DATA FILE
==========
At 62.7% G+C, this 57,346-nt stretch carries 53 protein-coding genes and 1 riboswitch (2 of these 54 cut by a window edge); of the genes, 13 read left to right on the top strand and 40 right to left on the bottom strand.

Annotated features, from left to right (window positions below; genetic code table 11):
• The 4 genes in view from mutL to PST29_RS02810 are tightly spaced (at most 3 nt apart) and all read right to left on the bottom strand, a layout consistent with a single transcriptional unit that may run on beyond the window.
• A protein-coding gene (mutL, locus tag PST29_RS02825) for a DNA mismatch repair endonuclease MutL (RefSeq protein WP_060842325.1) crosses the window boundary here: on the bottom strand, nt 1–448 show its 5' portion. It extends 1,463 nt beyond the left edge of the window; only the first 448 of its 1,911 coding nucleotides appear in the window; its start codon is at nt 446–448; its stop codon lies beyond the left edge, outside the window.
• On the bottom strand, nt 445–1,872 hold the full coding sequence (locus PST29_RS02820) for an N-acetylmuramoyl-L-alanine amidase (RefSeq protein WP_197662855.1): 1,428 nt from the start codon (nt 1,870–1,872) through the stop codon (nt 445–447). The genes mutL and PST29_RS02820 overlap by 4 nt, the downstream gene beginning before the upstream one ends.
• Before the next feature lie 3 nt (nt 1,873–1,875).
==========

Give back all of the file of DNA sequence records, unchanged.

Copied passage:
At 62.7% G+C, this 57,346-nt stretch carries 53 protein-coding genes and 1 riboswitch (2 of these 54 cut by a window edge); of the genes, 13 read left to right on the top strand and 40 right to left on the bottom strand.

Annotated features, from left to right (window positions below; genetic code table 11):
• The 4 genes in view from mutL to PST29_RS02810 are tightly spaced (at most 3 nt apart) and all read right to left on the bottom strand, a layout consistent with a single transcriptional unit that may run on beyond the window.
• A protein-coding gene (mutL, locus tag PST29_RS02825) for a DNA mismatch repair endonuclease MutL (RefSeq protein WP_060842325.1) crosses the window boundary here: on the bottom strand, nt 1–448 show its 5' portion. It extends 1,463 nt beyond the left edge of the window; only the first 448 of its 1,911 coding nucleotides appear in the window; its start codon is at nt 446–448; its stop codon lies beyond the left edge, outside the window.
• On the bottom strand, nt 445–1,872 hold the full coding sequence (locus PST29_RS02820) for an N-acetylmuramoyl-L-alanine amidase (RefSeq protein WP_197662855.1): 1,428 nt from the start codon (nt 1,870–1,872) through the stop codon (nt 445–447). The genes mutL and PST29_RS02820 overlap by 4 nt, the downstream gene beginning before the upstream one ends.
• Before the next feature lie 3 nt (nt 1,873–1,875).